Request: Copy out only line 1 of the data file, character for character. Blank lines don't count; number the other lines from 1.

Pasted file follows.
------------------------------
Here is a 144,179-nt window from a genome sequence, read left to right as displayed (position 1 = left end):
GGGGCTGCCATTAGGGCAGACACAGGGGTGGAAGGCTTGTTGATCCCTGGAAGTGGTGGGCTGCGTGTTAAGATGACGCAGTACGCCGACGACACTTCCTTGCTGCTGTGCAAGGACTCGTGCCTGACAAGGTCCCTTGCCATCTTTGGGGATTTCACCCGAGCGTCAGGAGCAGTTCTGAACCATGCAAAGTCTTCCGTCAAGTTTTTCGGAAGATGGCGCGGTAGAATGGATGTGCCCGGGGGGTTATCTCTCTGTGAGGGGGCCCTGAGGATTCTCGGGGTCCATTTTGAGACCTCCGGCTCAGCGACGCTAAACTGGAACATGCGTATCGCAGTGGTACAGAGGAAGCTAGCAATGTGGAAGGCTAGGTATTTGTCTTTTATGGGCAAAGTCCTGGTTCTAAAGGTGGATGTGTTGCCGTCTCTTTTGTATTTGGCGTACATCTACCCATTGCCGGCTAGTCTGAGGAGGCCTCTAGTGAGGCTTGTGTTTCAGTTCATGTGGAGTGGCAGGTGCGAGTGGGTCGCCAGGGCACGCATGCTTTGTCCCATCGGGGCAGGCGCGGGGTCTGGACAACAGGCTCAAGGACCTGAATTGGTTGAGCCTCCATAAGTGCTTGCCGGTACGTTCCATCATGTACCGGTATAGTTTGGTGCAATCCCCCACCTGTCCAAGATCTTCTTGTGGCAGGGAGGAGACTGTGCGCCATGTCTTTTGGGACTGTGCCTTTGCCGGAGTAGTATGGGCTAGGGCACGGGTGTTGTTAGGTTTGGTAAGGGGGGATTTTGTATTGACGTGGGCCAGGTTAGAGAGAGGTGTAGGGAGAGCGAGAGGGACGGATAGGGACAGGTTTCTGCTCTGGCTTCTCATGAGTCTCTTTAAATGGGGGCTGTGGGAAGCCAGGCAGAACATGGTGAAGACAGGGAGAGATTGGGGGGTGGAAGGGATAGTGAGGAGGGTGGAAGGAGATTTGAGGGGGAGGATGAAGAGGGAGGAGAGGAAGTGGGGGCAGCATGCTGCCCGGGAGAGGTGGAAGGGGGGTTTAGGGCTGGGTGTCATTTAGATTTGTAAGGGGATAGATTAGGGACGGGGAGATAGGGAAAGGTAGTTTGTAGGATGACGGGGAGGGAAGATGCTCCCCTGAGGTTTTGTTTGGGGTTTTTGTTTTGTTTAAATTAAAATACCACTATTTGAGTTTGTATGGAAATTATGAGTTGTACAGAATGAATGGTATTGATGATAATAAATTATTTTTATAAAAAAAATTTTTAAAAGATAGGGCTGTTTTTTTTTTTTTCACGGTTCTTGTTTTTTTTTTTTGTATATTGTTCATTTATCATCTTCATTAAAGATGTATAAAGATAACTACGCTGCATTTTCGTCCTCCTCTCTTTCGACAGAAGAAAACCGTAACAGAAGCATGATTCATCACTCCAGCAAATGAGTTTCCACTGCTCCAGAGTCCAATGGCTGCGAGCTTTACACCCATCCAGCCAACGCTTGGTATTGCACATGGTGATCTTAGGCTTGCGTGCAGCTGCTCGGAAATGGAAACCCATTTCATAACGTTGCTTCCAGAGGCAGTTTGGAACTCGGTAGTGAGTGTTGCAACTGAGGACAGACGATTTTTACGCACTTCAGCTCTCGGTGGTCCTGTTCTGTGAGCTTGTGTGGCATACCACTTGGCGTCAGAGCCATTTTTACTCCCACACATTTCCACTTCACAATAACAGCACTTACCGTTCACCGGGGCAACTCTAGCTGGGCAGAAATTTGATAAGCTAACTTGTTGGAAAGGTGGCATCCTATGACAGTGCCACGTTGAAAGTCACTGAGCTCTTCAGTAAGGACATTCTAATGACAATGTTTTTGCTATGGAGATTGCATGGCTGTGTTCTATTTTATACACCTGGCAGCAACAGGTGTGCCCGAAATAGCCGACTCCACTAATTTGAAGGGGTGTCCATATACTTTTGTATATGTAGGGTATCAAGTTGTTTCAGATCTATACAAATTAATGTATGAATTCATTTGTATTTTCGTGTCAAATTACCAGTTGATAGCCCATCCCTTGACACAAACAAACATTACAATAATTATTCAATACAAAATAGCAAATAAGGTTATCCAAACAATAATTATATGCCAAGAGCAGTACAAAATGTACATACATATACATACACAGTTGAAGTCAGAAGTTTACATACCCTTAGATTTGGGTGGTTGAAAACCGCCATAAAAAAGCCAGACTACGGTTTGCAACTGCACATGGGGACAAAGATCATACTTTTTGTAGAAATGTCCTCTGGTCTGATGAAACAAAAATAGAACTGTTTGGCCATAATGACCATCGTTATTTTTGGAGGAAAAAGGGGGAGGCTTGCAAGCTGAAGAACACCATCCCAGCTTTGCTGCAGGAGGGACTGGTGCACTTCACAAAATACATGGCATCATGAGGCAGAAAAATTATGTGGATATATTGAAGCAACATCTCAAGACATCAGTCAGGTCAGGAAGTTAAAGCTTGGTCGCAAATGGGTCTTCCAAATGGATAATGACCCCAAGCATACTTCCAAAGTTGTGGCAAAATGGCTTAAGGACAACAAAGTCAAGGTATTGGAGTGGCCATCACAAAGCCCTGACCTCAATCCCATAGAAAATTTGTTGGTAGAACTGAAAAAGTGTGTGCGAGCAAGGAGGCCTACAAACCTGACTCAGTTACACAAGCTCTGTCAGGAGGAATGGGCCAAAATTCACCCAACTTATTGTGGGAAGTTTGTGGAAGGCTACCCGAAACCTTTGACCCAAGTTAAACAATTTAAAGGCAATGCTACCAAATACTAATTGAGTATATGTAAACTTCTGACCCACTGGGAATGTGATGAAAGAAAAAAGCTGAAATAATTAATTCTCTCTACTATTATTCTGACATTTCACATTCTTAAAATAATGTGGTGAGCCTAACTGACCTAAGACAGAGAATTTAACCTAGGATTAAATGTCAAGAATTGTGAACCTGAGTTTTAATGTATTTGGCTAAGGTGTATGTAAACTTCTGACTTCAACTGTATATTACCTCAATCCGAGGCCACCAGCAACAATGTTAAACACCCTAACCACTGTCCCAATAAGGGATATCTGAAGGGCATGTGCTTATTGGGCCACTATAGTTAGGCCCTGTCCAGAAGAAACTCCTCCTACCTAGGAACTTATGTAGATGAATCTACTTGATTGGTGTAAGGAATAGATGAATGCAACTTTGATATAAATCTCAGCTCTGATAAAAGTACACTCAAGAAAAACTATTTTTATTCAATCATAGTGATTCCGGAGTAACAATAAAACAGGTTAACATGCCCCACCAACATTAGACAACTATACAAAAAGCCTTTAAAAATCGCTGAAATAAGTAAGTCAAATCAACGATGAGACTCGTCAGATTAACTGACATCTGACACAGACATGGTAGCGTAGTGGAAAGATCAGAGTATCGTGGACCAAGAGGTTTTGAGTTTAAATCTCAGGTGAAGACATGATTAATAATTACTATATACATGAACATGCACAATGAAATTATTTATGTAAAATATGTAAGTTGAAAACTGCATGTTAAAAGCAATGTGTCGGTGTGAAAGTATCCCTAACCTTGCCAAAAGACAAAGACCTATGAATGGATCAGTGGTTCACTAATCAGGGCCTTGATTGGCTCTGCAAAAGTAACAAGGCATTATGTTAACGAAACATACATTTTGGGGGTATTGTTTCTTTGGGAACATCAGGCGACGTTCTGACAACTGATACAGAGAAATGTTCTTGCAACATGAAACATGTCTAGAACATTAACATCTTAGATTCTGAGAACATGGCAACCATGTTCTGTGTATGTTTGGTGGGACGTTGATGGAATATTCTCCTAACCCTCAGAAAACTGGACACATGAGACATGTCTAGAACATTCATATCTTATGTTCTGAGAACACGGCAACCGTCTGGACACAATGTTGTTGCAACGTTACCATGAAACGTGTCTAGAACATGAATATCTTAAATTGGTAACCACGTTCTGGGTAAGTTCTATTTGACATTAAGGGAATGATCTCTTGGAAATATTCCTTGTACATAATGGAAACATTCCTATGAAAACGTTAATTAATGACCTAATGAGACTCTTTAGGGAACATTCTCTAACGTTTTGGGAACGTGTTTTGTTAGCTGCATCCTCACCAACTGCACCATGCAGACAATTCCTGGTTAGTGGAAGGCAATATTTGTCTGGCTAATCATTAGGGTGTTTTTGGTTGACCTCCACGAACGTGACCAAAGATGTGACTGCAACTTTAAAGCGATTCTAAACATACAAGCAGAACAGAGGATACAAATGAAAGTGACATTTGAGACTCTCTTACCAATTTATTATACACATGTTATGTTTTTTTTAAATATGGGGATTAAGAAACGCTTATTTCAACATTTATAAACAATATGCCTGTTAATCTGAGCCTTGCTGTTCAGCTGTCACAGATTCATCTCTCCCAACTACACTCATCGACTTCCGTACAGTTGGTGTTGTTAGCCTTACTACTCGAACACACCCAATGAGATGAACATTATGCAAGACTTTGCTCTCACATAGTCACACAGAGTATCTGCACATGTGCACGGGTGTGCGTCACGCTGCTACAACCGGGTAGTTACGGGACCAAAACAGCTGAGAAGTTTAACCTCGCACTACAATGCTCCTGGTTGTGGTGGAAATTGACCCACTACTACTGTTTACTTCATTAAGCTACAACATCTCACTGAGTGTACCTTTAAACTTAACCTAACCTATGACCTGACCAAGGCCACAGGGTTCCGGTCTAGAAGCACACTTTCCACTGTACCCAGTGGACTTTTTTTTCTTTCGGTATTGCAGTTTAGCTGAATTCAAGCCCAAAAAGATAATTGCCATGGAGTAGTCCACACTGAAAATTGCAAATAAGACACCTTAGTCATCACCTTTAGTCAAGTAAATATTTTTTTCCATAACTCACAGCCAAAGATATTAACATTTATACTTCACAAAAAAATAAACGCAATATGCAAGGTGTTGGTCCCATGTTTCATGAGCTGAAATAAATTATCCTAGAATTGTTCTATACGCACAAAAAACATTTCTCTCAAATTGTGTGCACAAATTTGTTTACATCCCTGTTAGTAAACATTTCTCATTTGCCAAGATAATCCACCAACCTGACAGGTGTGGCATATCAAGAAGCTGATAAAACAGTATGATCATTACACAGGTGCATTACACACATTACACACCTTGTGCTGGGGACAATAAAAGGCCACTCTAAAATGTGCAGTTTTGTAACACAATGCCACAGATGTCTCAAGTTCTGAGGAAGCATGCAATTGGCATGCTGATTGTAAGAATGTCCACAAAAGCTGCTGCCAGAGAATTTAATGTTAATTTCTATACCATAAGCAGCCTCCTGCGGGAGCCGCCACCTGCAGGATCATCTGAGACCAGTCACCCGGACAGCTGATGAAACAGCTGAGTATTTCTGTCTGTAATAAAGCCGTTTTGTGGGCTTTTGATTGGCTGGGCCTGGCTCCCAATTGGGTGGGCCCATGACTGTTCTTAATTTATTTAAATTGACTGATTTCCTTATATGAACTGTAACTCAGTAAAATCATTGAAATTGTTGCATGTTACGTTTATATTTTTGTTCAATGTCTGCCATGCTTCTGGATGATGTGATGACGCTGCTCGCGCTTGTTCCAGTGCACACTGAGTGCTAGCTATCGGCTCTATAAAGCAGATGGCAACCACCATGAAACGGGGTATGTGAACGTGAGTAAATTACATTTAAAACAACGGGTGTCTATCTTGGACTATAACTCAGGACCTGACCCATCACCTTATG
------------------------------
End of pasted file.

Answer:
Here is a 144,179-nt window from a genome sequence, read left to right as displayed (position 1 = left end):